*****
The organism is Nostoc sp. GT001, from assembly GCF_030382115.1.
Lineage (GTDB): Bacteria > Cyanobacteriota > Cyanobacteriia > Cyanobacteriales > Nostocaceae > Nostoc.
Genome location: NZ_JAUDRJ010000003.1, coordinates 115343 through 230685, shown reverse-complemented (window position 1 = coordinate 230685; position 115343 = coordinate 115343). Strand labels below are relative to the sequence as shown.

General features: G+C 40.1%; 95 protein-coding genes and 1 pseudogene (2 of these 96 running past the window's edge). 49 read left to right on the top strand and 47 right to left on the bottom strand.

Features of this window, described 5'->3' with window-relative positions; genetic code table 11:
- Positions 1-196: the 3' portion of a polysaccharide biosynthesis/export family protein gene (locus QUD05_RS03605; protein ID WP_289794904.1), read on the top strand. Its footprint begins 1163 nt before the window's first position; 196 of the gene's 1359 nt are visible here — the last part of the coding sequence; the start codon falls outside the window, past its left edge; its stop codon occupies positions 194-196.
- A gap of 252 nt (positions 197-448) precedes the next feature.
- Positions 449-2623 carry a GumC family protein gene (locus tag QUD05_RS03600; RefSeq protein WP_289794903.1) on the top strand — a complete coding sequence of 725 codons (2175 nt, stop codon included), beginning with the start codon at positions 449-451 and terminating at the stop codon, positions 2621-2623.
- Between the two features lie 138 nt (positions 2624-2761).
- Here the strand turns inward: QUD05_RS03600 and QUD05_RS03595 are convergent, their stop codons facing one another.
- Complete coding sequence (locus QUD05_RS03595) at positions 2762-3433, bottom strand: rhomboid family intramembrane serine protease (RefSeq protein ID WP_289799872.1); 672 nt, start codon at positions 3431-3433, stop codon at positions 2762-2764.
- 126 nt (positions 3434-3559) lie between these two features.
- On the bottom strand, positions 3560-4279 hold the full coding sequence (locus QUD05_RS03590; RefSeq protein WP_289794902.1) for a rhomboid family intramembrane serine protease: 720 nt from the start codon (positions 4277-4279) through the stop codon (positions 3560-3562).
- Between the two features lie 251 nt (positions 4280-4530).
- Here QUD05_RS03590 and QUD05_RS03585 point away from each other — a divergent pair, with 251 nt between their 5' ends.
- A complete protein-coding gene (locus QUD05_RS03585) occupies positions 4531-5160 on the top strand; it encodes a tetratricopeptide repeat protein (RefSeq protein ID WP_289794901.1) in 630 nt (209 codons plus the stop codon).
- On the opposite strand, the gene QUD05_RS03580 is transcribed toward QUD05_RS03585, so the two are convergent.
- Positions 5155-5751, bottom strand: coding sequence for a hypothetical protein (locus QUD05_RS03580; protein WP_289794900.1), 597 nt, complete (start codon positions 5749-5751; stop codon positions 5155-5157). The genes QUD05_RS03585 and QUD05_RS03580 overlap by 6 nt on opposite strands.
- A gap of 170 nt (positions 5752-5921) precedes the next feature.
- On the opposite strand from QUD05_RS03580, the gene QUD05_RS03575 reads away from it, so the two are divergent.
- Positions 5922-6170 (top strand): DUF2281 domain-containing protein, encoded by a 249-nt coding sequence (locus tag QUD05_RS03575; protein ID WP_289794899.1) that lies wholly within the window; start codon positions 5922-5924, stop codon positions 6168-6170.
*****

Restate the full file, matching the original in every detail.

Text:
The organism is Nostoc sp. GT001, from assembly GCF_030382115.1.
Lineage (GTDB): Bacteria > Cyanobacteriota > Cyanobacteriia > Cyanobacteriales > Nostocaceae > Nostoc.
Genome location: NZ_JAUDRJ010000003.1, coordinates 115343 through 230685, shown reverse-complemented (window position 1 = coordinate 230685; position 115343 = coordinate 115343). Strand labels below are relative to the sequence as shown.

General features: G+C 40.1%; 95 protein-coding genes and 1 pseudogene (2 of these 96 running past the window's edge). 49 read left to right on the top strand and 47 right to left on the bottom strand.

Features of this window, described 5'->3' with window-relative positions; genetic code table 11:
- Positions 1-196: the 3' portion of a polysaccharide biosynthesis/export family protein gene (locus QUD05_RS03605; protein ID WP_289794904.1), read on the top strand. Its footprint begins 1163 nt before the window's first position; 196 of the gene's 1359 nt are visible here — the last part of the coding sequence; the start codon falls outside the window, past its left edge; its stop codon occupies positions 194-196.
- A gap of 252 nt (positions 197-448) precedes the next feature.
- Positions 449-2623 carry a GumC family protein gene (locus tag QUD05_RS03600; RefSeq protein WP_289794903.1) on the top strand — a complete coding sequence of 725 codons (2175 nt, stop codon included), beginning with the start codon at positions 449-451 and terminating at the stop codon, positions 2621-2623.
- Between the two features lie 138 nt (positions 2624-2761).
- Here the strand turns inward: QUD05_RS03600 and QUD05_RS03595 are convergent, their stop codons facing one another.
- Complete coding sequence (locus QUD05_RS03595) at positions 2762-3433, bottom strand: rhomboid family intramembrane serine protease (RefSeq protein ID WP_289799872.1); 672 nt, start codon at positions 3431-3433, stop codon at positions 2762-2764.
- 126 nt (positions 3434-3559) lie between these two features.
- On the bottom strand, positions 3560-4279 hold the full coding sequence (locus QUD05_RS03590; RefSeq protein WP_289794902.1) for a rhomboid family intramembrane serine protease: 720 nt from the start codon (positions 4277-4279) through the stop codon (positions 3560-3562).
- Between the two features lie 251 nt (positions 4280-4530).
- Here QUD05_RS03590 and QUD05_RS03585 point away from each other — a divergent pair, with 251 nt between their 5' ends.
- A complete protein-coding gene (locus QUD05_RS03585) occupies positions 4531-5160 on the top strand; it encodes a tetratricopeptide repeat protein (RefSeq protein ID WP_289794901.1) in 630 nt (209 codons plus the stop codon).
- On the opposite strand, the gene QUD05_RS03580 is transcribed toward QUD05_RS03585, so the two are convergent.
- Positions 5155-5751, bottom strand: coding sequence for a hypothetical protein (locus QUD05_RS03580; protein WP_289794900.1), 597 nt, complete (start codon positions 5749-5751; stop codon positions 5155-5157). The genes QUD05_RS03585 and QUD05_RS03580 overlap by 6 nt on opposite strands.
- A gap of 170 nt (positions 5752-5921) precedes the next feature.
- On the opposite strand from QUD05_RS03580, the gene QUD05_RS03575 reads away from it, so the two are divergent.
- Positions 5922-6170 (top strand): DUF2281 domain-containing protein, encoded by a 249-nt coding sequence (locus tag QUD05_RS03575; protein ID WP_289794899.1) that lies wholly within the window; start codon positions 5922-5924, stop codon positions 6168-6170.